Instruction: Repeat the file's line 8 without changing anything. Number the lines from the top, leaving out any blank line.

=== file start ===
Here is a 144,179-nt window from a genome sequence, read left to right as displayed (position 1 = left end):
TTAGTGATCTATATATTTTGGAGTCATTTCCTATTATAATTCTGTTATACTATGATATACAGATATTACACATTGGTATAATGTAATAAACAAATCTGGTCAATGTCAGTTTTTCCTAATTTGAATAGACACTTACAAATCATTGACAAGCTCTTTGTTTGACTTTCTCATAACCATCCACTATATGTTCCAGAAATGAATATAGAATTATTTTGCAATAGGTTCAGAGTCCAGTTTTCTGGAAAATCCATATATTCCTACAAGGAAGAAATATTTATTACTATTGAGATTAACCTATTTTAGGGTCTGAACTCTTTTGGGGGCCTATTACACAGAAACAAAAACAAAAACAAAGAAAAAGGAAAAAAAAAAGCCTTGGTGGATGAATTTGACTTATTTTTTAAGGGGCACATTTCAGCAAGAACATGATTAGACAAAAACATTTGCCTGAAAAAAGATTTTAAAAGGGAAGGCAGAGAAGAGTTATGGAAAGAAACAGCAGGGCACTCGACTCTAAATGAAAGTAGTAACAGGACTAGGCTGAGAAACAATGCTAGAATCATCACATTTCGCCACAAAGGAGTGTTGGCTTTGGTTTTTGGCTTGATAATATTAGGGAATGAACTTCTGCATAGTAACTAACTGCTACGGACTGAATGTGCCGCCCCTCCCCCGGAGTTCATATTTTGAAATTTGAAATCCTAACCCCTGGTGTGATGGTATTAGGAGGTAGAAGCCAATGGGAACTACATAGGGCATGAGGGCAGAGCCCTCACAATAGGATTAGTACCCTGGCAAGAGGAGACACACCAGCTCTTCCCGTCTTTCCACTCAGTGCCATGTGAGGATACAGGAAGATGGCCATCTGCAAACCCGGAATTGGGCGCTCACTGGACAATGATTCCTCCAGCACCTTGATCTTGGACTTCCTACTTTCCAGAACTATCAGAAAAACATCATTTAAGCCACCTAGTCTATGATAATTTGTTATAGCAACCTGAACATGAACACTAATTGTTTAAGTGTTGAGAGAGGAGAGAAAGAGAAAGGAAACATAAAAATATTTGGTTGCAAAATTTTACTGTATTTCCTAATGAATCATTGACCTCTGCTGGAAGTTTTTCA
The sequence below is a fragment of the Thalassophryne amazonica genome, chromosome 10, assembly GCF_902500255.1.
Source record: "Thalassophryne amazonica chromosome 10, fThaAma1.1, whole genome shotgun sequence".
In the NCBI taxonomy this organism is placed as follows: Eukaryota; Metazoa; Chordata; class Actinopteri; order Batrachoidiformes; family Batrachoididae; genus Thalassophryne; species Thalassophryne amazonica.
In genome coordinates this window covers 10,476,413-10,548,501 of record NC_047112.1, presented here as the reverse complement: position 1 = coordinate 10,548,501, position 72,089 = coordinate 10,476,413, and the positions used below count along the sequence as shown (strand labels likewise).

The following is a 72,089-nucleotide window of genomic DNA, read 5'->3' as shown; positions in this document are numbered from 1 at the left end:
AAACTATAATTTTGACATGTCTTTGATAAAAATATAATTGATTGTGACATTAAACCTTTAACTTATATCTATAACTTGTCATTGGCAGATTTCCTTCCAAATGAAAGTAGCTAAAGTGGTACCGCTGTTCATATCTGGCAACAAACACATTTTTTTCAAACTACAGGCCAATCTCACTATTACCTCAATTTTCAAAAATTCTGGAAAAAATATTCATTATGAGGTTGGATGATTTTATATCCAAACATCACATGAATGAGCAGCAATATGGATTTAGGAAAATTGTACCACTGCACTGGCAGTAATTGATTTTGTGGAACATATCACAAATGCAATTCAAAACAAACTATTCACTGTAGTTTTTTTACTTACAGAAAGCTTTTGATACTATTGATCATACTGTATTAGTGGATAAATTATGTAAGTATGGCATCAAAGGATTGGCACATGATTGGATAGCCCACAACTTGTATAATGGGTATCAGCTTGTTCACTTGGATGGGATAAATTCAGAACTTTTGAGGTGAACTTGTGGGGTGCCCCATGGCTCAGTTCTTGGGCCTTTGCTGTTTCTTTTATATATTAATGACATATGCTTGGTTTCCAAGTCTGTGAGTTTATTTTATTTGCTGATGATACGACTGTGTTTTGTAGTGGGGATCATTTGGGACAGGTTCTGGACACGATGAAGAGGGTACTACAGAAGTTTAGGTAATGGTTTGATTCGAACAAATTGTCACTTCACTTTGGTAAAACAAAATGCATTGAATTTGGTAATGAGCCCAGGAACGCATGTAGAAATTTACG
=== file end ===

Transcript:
AAACTATAATTTTGACATGTCTTTGATAAAAATATAATTGATTGTGACATTAAACCTTTAACTTATATCTATAACTTGTCATTGGCAGATTTCCTTCCAAATGAAAGTAGCTAAAGTGGTACCGCTGTTCATATCTGGCAACAAACACATTTTTTTCAAACTACAGGCCAATCTCACTATTACCTCAATTTTCAAAAATTCTGGAAAAAATATTCATTATGAGGTTGGATGATTTTATATCCAAACATCACATGAATGAGCAGCAATATGGATTTAGGAAAATTGTACCACTGCACTGGCAGTAATTGATTTTGTGGAACATATCACAAATGCAATTCAAAACAAACTATTCACTGTAGTTTTTTTACTTACAGAAAGCTTTTGATACTATTGATCATACTGTATTAGTGGATAAATTATGTAAGTATGGCATCAAAGGATTGGCACATGATTGGATAGCCCACAACTTGTATAATGGGTATCAGCTTGTTCACTTGGATGGGATAAATTCAGAACTTTTGAGGTGAACTTGTGGGGTGCCCCATGGCTCAGTTCTTGGGCCTTTGCTGTTTCTTTTATATATTAATGACATATGCTTGGTTTCCAAGTCTGTGAGTTTATTTTATTTGCTGATGATACGACTGTGTTTTGTAGTGGGGATCATTTGGGACAGGTTCTGGACACGATGAAGAGGGTACTACAGAAGTTTAGGTAATGGTTTGATTCGAACAAATTGTCACTTCACTTTGGTAAAACAAAATGCATTGAATTTGGTAATGAGCCCAGGAACGCATGTAGAAATTTACG